Among active treatment comparisons for WPAI overall work productivity loss score, the point estimates in the analysis numerically favored fremanezumab 675/225+225+225 mg QM compared to fremanezumab 675 mg single dose (MD: -2.02, 95% CrIs: -8.60, 4.59) and fremanezumab 675+225+225 mg QM (MD: -2.79, 95% CrIs: -10.68, 5.12). Similarly, the analysis numerically favored fremanezumab 675/225+225+225 mg QM versus both fremanezumab 675 mg single dose (MD: -1.66, 95% CrIs: -7.52, 4.22) and fremanezumab 675+225+225 mg QM (MD: -2.70, 95% CrIs: -9.74, 4.37) for WPAI percent impairment while working score, and versus fremanezumab 675 mg single dose (MD: -3.59, 95% CrIs: -8.46, 1.29) only for WPAI percent activity impairment score Table 1.
SUCRA Values and GRADE Assessments: The results for GRADE assessments and SUCRA rankings are provided in appendix Table 1 respectively.
As per GRADE assessments, the results for outcome MPFID everyday activities score and MPFID physical impairment mostly corresponded to high quality and the evidence for WPAI overall work productivity loss score, WPAI percent activity impairment score and WPAI percent impairment while working score were mostly of moderate to low quality.
Further, the SUCRA values confirmed that subcutaneous erenumab 140 mg has the highest probability of being at top rank for showing improvements in physical function and fremanezumab 675/225+225+225 mg has the highest probability of being at top rank for showing improvement in work productivity scores.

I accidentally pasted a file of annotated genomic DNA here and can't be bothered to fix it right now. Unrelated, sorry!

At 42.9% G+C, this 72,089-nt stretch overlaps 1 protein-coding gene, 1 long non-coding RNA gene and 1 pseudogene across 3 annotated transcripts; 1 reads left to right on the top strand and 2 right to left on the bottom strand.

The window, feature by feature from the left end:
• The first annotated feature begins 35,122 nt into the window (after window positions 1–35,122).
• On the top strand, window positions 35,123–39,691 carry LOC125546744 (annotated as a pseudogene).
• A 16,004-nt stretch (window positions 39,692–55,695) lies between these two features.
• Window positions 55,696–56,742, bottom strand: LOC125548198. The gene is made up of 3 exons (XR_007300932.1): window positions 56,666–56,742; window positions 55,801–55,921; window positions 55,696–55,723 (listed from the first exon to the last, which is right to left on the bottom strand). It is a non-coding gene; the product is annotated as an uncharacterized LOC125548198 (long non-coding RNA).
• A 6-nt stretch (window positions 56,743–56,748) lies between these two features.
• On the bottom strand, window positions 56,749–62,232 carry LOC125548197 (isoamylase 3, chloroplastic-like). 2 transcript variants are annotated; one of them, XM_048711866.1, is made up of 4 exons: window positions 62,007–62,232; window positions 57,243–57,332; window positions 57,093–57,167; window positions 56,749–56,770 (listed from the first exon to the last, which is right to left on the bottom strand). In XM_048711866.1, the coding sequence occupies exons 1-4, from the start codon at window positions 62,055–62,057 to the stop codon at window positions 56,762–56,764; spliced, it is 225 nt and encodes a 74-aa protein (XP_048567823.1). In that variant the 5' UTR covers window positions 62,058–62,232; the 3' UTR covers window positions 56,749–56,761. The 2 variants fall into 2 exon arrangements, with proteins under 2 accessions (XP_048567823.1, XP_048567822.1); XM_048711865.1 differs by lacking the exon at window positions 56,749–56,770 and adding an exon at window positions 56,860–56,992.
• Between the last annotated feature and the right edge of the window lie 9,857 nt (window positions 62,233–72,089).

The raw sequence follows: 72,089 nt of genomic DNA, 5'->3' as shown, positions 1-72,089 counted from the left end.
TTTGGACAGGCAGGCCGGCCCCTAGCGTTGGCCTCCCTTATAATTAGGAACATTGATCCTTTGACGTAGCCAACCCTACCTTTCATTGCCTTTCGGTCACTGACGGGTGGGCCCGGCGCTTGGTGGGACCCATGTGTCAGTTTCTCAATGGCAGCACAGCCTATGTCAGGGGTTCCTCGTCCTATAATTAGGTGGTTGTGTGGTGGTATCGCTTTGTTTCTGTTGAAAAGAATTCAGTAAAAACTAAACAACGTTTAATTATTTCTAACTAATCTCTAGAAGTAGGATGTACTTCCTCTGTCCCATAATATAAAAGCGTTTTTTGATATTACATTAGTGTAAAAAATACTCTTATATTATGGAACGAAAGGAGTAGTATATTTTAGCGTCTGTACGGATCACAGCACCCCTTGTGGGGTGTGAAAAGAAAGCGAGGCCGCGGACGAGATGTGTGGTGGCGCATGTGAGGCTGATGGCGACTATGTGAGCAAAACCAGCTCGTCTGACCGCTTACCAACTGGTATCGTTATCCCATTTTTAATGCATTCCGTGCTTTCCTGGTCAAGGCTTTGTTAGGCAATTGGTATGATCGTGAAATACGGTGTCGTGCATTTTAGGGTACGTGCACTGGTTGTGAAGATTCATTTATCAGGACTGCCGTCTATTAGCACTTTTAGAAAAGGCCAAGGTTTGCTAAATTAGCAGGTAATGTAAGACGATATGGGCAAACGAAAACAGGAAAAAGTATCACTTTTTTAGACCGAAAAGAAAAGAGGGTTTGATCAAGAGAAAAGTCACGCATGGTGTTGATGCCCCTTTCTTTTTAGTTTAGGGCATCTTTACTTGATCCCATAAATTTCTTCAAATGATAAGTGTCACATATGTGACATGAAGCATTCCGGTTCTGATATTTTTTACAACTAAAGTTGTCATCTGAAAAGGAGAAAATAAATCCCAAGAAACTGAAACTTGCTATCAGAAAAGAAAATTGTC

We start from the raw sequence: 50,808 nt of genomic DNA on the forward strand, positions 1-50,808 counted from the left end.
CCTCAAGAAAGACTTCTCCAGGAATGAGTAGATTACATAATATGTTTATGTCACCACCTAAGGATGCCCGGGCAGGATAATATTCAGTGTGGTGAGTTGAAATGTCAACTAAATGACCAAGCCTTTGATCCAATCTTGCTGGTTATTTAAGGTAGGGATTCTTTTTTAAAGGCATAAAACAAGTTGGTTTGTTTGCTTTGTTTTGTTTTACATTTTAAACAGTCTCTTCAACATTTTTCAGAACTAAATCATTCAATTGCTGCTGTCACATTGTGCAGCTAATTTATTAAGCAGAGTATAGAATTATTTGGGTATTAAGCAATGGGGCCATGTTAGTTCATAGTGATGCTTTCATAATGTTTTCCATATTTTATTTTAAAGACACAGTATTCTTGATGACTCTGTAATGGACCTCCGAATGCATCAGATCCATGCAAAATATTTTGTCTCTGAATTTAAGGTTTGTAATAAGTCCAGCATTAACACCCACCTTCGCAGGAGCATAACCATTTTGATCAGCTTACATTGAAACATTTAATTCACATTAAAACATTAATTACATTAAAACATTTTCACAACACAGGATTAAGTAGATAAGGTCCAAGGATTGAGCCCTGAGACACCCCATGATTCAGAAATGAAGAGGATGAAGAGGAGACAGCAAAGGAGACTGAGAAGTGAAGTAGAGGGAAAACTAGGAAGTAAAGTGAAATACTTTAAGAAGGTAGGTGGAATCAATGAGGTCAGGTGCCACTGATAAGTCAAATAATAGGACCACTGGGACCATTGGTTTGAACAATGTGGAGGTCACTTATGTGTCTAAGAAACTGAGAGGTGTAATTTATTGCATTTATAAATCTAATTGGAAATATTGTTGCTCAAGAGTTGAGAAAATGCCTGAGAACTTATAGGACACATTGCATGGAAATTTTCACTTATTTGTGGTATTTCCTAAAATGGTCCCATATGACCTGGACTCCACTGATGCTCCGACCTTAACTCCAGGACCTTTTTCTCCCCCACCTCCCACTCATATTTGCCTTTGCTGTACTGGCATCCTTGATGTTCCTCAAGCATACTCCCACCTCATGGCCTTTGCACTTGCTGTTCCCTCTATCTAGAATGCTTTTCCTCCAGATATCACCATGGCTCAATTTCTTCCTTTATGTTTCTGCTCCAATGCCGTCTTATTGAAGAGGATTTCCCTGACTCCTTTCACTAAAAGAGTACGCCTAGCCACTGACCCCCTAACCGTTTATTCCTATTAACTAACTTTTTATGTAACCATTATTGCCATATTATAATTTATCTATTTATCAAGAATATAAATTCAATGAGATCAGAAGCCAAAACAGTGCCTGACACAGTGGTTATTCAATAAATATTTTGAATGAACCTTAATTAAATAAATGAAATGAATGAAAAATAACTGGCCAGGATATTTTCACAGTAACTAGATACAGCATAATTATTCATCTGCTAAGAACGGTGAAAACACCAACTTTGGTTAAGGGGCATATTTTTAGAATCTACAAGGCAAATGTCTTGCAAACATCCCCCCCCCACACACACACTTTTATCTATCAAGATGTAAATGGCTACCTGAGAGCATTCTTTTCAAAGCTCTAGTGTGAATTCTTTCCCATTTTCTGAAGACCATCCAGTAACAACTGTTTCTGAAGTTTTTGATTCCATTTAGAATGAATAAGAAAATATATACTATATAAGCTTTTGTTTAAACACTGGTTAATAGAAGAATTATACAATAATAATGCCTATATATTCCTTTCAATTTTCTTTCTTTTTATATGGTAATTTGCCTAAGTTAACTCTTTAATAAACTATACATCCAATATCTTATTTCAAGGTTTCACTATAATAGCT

TABLE 1: HEAD-TO-HEAD COMPARISONS OF DIFFERENT DOSES OF ANTI-CGRP MABS FOR PHYSICAL FUNCTIONING AND WORK PRODUCTIVITY IN MIGRAINE
|Change from baseline in the Monthly MPFID everyday activities score|
|PBO||1.94 (1.21, 2.67)||2.42 (1.41, 3.44)|
|ERE70||-1.94 (-2.67,-1.21)||0.48 (-0.54, 1.49)|
|ERE140||-2.42 (-3.44,-1.41)||-0.48 (-1.49, 0.54)|
|Change from baseline in the Monthly MPFID physicalimpairment score|
|PBO||1.78 (1.04, 2.52)||2.39 (1.36, 3.43)|
|ERE70||-1.78 (-2.53,-1.04)||0.61 (-0.43, 1.65)|
|ERE140||-2.39 (-3.43,-1.36)||-0.61 (-1.65, 0.43)|
|Change from baseline in the WPAI overall work productivity loss score|
|PBO||7.64 (3.14,12.15)||6.88 (1.56,12.18)||9.67 (3.06,16.28)|